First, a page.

Listen, I’m saying nothing here that hasn’t already been said; in the past month, I’ve stumbled upon half a dozen articles that address this very issue (e.g., this other Atlantic article dealing with systemic bias in the STEM fields) and probably half a dozen more are being written as I type this. The point here is to make aware those who might not realize they hold power, and to rally all of us to use our power as consumers, concert programmers, and so on, in the service of equality. Do you program concerts/festivals? Do you write music reviews? Do you buy CDs? Do you run a record label? Do you attend performances? If you answered yes to any of these questions, then you hold power, and you should be taking proactive steps against systemic bias. Program, write, purchase, and attend outside the white male box (nothing but love for my many white male musician friends). Be mindful of what you vote for with your dollars and your attention.

* In a follow up message, Anna-Lise elaborated on this point:

I don’t think women were necessarily excluded as a gender but that the categories that got them notice in the supplement were later deemed not a focus for Grove…In particular, there are a lot of educators in the supplement— that was an area of music where women were dominant. But we have very few educators, male or female, in the dictionary today. And while performers still appear in Grove, obviously, there is not as broad a representation as there was in the 1920 supplement, which was more narrowly focused geographically and could accommodate more types and amounts of activity. Composers fared better overall, but a lot of women who were performers first and composers second (whether by design or by reception history) have fallen out of the dictionary…I think part of redressing the issue is taking a look at how we are evaluating who gets included in our histories, what things we think are important and influential.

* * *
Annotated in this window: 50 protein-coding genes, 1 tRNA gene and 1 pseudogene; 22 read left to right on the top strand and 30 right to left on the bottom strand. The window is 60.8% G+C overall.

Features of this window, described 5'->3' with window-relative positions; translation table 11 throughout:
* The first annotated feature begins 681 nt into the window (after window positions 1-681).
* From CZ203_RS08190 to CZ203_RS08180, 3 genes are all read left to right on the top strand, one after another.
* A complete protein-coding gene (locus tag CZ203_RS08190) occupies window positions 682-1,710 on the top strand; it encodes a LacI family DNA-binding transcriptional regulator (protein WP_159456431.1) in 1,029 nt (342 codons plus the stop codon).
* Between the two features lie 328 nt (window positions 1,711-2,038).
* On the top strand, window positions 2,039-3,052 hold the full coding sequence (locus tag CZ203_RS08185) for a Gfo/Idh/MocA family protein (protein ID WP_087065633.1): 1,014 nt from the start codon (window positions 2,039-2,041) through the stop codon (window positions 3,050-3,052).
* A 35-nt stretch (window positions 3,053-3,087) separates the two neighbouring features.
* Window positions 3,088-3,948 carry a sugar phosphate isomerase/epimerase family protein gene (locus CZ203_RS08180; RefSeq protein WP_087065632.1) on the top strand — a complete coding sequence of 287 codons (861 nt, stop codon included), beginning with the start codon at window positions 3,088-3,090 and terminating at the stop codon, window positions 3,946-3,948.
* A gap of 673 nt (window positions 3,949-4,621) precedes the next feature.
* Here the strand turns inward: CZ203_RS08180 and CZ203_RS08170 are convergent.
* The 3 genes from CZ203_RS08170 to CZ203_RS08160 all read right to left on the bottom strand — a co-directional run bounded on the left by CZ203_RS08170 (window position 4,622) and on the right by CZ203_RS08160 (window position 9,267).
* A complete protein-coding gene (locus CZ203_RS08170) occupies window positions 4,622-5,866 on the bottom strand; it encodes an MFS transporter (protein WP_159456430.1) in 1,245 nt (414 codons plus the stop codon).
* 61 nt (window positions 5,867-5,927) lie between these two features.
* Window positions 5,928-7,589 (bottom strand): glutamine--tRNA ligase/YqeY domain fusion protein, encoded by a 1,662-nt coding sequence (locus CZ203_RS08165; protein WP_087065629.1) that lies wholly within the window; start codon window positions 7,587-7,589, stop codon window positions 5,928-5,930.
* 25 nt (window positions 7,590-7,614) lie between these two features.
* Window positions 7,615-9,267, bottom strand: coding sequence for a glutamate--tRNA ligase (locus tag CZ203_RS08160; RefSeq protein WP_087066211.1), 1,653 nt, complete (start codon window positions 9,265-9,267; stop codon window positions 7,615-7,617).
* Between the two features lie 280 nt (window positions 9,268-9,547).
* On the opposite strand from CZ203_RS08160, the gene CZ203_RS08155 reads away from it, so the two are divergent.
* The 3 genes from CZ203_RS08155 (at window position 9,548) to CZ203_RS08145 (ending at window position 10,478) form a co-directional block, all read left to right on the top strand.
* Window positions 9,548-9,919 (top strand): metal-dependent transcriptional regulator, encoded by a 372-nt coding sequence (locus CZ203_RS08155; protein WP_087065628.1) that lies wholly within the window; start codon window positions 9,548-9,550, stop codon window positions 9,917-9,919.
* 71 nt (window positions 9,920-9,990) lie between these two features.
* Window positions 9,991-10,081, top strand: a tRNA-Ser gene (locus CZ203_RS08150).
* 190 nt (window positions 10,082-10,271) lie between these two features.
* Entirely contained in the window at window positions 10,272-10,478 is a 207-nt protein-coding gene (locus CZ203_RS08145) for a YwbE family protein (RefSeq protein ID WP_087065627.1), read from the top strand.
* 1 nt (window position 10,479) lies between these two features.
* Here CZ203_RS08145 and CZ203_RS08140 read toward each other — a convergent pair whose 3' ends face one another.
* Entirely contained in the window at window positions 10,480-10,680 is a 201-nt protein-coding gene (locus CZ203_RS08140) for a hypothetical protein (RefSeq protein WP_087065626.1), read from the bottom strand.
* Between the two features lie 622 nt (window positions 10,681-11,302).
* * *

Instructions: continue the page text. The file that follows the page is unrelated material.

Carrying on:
As a parting thought, I would like to thank those who commented on my “Music and Race” post. You highlighted the need for an intersectional approach to the issue at hand, and gave me some great listening/research recommendations, which include:

T.J. Anderson
Renée Baker
Chicago Modern Orchestra Project
Association for the Advancement of Creative Musicians (AACM)
Chicago Sinfonietta
Bill Doggett Productions
Center for Black Music Studies at Columbia College

It Ain’t Us, Babe


I imagine [musicologists Leonard] Meyer and [Richard] Crocker on a stroll through wooded countryside. ‘We have passed through the forest,’ says Meyer, ‘and now we are lost in a multitude of trees, with no prospect of finding our way out.’ ‘This is no multitude of trees,’ replies Crocker, ‘it is a forest like the last one. And if you will just follow me, I shall show you the path into the next forest.’